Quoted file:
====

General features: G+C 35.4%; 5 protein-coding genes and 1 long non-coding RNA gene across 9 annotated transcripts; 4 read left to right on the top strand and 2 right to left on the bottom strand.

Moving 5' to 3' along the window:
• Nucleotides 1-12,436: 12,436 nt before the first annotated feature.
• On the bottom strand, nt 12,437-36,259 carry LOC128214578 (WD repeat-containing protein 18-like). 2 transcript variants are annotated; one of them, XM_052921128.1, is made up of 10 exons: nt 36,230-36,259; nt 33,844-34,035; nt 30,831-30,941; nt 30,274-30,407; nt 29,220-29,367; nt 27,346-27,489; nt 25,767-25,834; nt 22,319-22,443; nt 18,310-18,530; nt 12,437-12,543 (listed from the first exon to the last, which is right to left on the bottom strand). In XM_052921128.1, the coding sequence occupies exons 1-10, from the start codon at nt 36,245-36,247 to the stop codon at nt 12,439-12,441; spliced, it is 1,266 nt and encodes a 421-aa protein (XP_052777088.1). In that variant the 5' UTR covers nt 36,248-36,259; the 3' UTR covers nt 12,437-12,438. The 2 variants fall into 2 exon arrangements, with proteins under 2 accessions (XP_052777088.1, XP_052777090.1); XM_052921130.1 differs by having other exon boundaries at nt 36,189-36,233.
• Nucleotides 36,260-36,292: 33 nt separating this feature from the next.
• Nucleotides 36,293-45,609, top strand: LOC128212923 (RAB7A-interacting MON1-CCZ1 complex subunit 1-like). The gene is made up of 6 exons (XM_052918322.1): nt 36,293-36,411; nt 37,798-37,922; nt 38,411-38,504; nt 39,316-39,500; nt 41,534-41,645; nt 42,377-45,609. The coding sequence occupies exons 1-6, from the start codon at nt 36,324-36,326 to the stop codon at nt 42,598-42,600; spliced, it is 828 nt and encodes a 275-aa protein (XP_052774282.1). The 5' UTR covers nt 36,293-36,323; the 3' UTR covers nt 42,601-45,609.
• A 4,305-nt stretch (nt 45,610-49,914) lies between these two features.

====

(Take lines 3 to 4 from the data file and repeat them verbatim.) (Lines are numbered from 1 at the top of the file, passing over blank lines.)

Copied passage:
• Nucleotides 1-12,436: 12,436 nt before the first annotated feature.
• On the bottom strand, nt 12,437-36,259 carry LOC128214578 (WD repeat-containing protein 18-like). 2 transcript variants are annotated; one of them, XM_052921128.1, is made up of 10 exons: nt 36,230-36,259; nt 33,844-34,035; nt 30,831-30,941; nt 30,274-30,407; nt 29,220-29,367; nt 27,346-27,489; nt 25,767-25,834; nt 22,319-22,443; nt 18,310-18,530; nt 12,437-12,543 (listed from the first exon to the last, which is right to left on the bottom strand). In XM_052921128.1, the coding sequence occupies exons 1-10, from the start codon at nt 36,245-36,247 to the stop codon at nt 12,439-12,441; spliced, it is 1,266 nt and encodes a 421-aa protein (XP_052777088.1). In that variant the 5' UTR covers nt 36,248-36,259; the 3' UTR covers nt 12,437-12,438. The 2 variants fall into 2 exon arrangements, with proteins under 2 accessions (XP_052777088.1, XP_052777090.1); XM_052921130.1 differs by having other exon boundaries at nt 36,189-36,233.